... with her little Esquimau protegees was necessarily confined to looks—the language of the eye making up for the absence of that of the tongue. There were many things, however, in which language was not required as a medium of communication between the children. When the berries were good, the brightening ...
— Ungava • R.M. Ballantyne

... week, a woman, Mrs. Nicotera, was released after having been in custody since February 28th last, as a witness in the Rosa murder case. She was confined with, her husband, who was also a witness, in the Lackawanna county jail until her health broke down, when she was removed to the ...
— McClure's Magazine, March, 1896, Vol. VI., No. 4. • Various

... instances of unfairness and lying you can find in one set of newspapers, ignore all the instances you could easily find in another set, and then assign as the cause of the lying, the one supposedly common characteristic of the press to which you have confined your investigation. If you are going to blame "capitalism" for the faults of the press, you are compelled to prove that those faults do not exist except where capitalism controls. That Mr. Sinclair cannot do this, is shown by the fact that while in his diagnosis he traces everything to capitalism, ...
— Public Opinion • Walter Lippmann

... gay, and appeared to derive a pure delight from her communion with the youth not unlike what the maiden of a lonely island might have felt conversing with a voyager from the civilized world. Evidently her experience of life had been confined within the limits of that garden. She talked now about matters as simple as the daylight or summer clouds, and now asked questions in reference to the city, or Giovanni's distant home, his friends, his mother, and his sisters—questions ...
— Mosses from an Old Manse and Other Stories • Nathaniel Hawthorne

... Geoffrey Brent confined his dissipations to London and Paris and Vienna—anywhere out of sight and sound of his home—opinion was silent. It is easy to listen to far off echoes unmoved, and we can treat them with disbelief, or scorn, or ...
— Dracula's Guest • Bram Stoker

... it must be urged that nothing, the exact understanding of which is necessary to the audience, should happen much on one side or very far back; to this may be added the suggestion, hardly novel, that the first few minutes of each act should be confined to immaterial affairs; blame the unpunctual—even if you blame unfairly, since, as a rule, the entr'acte warning bell is inaudible in most parts of the theatre—but do not make the guiltless suffer by ...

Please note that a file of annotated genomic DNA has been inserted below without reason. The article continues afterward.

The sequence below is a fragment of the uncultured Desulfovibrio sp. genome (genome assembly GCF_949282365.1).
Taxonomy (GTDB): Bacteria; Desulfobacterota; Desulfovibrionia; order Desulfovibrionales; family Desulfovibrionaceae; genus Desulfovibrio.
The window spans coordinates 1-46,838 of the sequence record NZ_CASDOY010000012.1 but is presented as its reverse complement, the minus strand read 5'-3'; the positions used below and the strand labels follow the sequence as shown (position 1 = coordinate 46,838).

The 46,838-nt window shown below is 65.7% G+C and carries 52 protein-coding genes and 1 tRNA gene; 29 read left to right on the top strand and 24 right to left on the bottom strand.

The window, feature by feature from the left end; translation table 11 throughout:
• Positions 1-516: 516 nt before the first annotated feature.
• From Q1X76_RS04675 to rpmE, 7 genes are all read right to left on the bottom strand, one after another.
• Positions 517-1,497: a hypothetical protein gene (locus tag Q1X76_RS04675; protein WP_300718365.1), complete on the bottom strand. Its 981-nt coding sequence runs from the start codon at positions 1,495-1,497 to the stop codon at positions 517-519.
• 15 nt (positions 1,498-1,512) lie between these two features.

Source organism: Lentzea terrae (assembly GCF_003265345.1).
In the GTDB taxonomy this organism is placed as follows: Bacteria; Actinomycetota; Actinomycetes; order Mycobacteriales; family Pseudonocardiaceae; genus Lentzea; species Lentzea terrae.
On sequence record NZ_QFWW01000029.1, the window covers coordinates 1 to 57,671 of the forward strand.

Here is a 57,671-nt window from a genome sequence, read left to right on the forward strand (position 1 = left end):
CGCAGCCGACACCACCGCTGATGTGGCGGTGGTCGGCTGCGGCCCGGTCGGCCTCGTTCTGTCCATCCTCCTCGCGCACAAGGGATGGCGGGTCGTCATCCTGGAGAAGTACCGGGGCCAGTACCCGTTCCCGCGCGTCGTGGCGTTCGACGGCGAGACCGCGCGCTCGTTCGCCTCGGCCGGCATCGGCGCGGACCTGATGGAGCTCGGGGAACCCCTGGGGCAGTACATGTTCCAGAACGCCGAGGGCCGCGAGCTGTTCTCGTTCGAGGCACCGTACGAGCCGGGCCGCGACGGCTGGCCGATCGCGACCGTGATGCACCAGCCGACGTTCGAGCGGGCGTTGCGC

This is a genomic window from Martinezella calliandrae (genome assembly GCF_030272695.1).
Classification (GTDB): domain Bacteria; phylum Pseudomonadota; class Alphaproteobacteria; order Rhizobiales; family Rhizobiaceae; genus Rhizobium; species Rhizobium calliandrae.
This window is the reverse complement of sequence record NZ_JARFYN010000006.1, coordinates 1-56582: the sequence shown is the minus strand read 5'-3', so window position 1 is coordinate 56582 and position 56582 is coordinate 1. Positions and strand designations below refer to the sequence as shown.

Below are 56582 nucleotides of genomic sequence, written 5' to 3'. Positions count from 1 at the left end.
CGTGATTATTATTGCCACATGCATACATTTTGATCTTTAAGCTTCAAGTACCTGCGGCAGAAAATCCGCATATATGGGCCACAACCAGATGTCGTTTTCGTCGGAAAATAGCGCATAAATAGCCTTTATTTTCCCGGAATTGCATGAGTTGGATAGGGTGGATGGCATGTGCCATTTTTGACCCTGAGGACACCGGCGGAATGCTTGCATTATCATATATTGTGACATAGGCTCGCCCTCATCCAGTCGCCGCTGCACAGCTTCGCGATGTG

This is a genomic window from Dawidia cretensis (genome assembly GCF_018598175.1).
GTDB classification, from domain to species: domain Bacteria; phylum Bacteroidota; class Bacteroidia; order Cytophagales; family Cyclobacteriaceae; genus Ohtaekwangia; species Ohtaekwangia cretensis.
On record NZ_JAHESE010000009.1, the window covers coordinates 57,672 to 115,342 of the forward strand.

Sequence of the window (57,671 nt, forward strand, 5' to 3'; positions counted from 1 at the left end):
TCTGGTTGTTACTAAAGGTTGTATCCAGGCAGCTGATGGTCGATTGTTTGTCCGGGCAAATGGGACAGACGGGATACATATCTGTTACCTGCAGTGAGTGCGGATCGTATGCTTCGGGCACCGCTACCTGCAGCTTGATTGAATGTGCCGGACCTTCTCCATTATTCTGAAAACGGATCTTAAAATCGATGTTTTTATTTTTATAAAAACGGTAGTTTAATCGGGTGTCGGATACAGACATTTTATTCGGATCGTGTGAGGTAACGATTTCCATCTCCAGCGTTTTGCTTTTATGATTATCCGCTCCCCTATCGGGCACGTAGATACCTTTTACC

— Our Stage and Its Critics • "E.F.S." of "The Westminster Gazette"

... Tuxedo Park is confined to members of the Tuxedo Park Club, and has a fine supply of large and lively bass, which take ...
— Black Bass - Where to catch them in quantity within an hour's ride from New York • Charles Barker Bradford

... adornings were, and strangely blent: A golden net confined her nut-brown hair; Quaint were the robes that divers lands had lent, And quaint her aged nurse's skill and care; Yet did they well on the sea-maiden meet, Circle her neck, ...
— Poems by Jean Ingelow, In Two Volumes, Volume II. • Jean Ingelow

... Sandusky gave me the opportunity to make an inspection of the military prison at Johnson's Island, and I availed myself of it. As only officers were confined there, the high average intelligence and character of these would of course show itself in their personal habits and in their methods of employing the time, which hung heavy on their hands. In all such situations the energy and hopefulness of the individual are the ...
— Military Reminiscences of the Civil War V2 • Jacob Dolson Cox

... hanging gardens in which were great trees growing in mid-air, and the wreck of the hydraulic machinery that had supplied them with water from the river. Into the artificial lake with its vast apparatus of aqueducts and sluices the melted snows of the Armenian mountains found their way, and were confined in their course through the city by the embankments of the Euphrates. Most wonderful of all, perhaps, was the ...